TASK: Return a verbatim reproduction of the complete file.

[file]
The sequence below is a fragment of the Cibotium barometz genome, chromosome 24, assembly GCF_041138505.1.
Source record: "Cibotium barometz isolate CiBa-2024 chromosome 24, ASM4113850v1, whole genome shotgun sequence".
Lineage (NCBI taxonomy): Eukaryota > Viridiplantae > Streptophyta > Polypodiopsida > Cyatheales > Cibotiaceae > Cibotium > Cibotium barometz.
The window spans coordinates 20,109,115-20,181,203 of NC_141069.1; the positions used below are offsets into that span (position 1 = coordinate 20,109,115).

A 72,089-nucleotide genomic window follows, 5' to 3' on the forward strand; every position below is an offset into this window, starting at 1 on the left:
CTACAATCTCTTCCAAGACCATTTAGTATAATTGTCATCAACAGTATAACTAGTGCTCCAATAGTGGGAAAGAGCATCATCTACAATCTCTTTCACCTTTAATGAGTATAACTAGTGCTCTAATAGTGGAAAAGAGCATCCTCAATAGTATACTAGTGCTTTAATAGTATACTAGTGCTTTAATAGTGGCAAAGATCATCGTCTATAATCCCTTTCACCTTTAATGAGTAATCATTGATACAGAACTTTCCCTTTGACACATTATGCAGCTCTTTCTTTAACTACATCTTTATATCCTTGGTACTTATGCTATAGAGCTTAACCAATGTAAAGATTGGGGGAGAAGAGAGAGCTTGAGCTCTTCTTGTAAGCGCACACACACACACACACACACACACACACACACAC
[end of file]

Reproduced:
The sequence below is a fragment of the Cibotium barometz genome, chromosome 24, assembly GCF_041138505.1.
Source record: "Cibotium barometz isolate CiBa-2024 chromosome 24, ASM4113850v1, whole genome shotgun sequence".
Lineage (NCBI taxonomy): Eukaryota > Viridiplantae > Streptophyta > Polypodiopsida > Cyatheales > Cibotiaceae > Cibotium > Cibotium barometz.
The window spans coordinates 20,109,115-20,181,203 of NC_141069.1; the positions used below are offsets into that span (position 1 = coordinate 20,109,115).

A 72,089-nucleotide genomic window follows, 5' to 3' on the forward strand; every position below is an offset into this window, starting at 1 on the left:
CTACAATCTCTTCCAAGACCATTTAGTATAATTGTCATCAACAGTATAACTAGTGCTCCAATAGTGGGAAAGAGCATCATCTACAATCTCTTTCACCTTTAATGAGTATAACTAGTGCTCTAATAGTGGAAAAGAGCATCCTCAATAGTATACTAGTGCTTTAATAGTATACTAGTGCTTTAATAGTGGCAAAGATCATCGTCTATAATCCCTTTCACCTTTAATGAGTAATCATTGATACAGAACTTTCCCTTTGACACATTATGCAGCTCTTTCTTTAACTACATCTTTATATCCTTGGTACTTATGCTATAGAGCTTAACCAATGTAAAGATTGGGGGAGAAGAGAGAGCTTGAGCTCTTCTTGTAAGCGCACACACACACACACACACACACACACACACACAC